Top 100 Arab Women Lead Mainly in Culture/Society, Not Technology

by: Mehrunisa Qayyum

According to Arabian Business.Com, the 100 Most Powerful Arab Women List includes those in both public and private sector. Moreover, the increasing role of the “Third Sector” (Non Governmental Organizations) includes women who have transformed their business entrepreneurial skills into social entrepreneurship, like Leila El Solh. Leila works with the Alwaleed Bin Talal Humanitarian Foundation, based in Lebanon, to address humanitarian and social needs.

The list reflects a global trend that women are more represented in industries related to the social sciences and humanities. Likewise, Arab women are less represented in the industries of research, science and technology. The specific categories include, in order of most represented:

• Culture/Society – 31
• Media – 21
• Banking & Finance – 15
• Construction/Industry – 13
• Retail -8
• Government – 5
• Science & Technology – 4
• Logistics – 1
• Telecommunications- 1
• Sport – 1

For 2011, the number one ranked woman is the United Arab Emirates Minister of Foreign Trade, HE Sheikha Lubna bint Khalid bin Sultan Al Qasimi. She represents the first female to hold a ministerial post in the UAE when she was appointed to the UAE’s Minister of Economics & Planning. Before entering government service, Sheikha founded Tejari, (which means ‘commerce’ in Arabic) a business to business private venture for online purchasing. As a result of Tejari, “70 percent of the Dubai’s government purchases are made online.” However, only four other Arab women in government comprise the top 100. Tunisia’s current Minister of Women’s Affairs, Laila Labid, is ranked #84. Although only 5 percent of the top 100 represent women in the public sector, optimists may argue that this small number hold ministerial positions. I still see a mismatch: I expected more public sector representation in the top 100 since most—if not all—the Arab nations employ women more than any other sector.

The category with the highest mode is ‘Culture & Society’, with about one-third of Arab women representing power and influence in their industry. The subgrouping reflects the diverse influential interests of the Arab world: from #68, famous Lebanese singer Nancy Ajram to #95, Fatima Shawqi. Fatima is a Bahraini educator and activist teaching children about the importance of environmentalism. Also, this category represents an interesting mix of social entrepreneurs. Social entrepreneurs range from #22, Haifa Fahoum Al-Kaylani, who established the Arab Women’s International Forum, to Salma Hayek, a Mexican-Lebanese actress and philanthropist.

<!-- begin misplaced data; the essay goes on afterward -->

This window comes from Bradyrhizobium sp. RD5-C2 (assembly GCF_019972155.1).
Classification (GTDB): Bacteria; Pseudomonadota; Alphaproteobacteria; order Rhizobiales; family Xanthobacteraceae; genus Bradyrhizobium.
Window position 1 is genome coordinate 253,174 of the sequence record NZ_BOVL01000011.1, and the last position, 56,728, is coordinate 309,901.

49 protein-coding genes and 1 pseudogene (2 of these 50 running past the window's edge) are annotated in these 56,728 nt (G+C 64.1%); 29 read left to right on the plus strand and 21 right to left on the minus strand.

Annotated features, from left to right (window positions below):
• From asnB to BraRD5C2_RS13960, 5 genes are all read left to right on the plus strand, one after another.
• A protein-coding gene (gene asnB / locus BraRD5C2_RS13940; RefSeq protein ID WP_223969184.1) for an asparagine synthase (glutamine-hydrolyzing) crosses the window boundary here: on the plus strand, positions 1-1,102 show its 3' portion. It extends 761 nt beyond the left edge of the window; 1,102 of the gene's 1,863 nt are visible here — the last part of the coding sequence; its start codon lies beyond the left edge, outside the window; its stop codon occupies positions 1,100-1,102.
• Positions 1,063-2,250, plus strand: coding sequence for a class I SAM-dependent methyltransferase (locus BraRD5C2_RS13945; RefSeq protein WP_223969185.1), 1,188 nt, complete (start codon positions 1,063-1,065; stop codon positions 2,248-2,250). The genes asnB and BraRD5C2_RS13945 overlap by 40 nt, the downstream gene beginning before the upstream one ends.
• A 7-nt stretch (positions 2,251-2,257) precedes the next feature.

In 2001, Al-Kaylani founded the Arab Women’s International Forum (AWIF) to function as an umbrella organisation. Specifically, AWIF convenes 1,500 associations, individuals, corporation and partnerships based in 45 nations and six continents of the world.

Geographically, the Arab nations of the Gulf (Bahrain, UAE, Saudi Arabia, Kuwait, Oman, and Yemen) represent over half of the top 100 women—55 to be exact. Gulf nations lead in the most representative category of ‘Culture & Society’ as well. Saudi Arabia leads with 7 women influencers, yet, most of them live abroad or hold dual citizenship. When it comes to influencing culture and society within their respective countries—or simply innovating social entrepreneurship—change usually is most effectual and effective when operating from the home base because it takes more than financial capital to cultivate influence, and later derive influence.

In summary, the leading three categories of female influence are 1) ‘Culture & Society’, 2) ‘Media’, and 3) ‘Banking & Finance’; the bottom three categories are: 1) ‘Science & Technology’, 2) ‘Telecommunications’, and 3) ‘Sport.’ On the one hand, it is exciting and inspiring to see that the top 100 Arab Women list boasts a strong ‘Culture & Society’ presence. On the other hand, the same category lacks female representatives from Jordan, Iraq, Libya, Tunisia, and Oman. (Note: Prominent architect and design-firm founder, Zaha Hadid is of Iraqi descent but falls within the ‘Construction’ category.) Hopefully, social entrepreneurial influences will traverse the Arab borders as envisioned by the Arab Women’s International Forum.

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Filed under Analysis, Interests, PIDE (Policy, International Development & Economics), Technology

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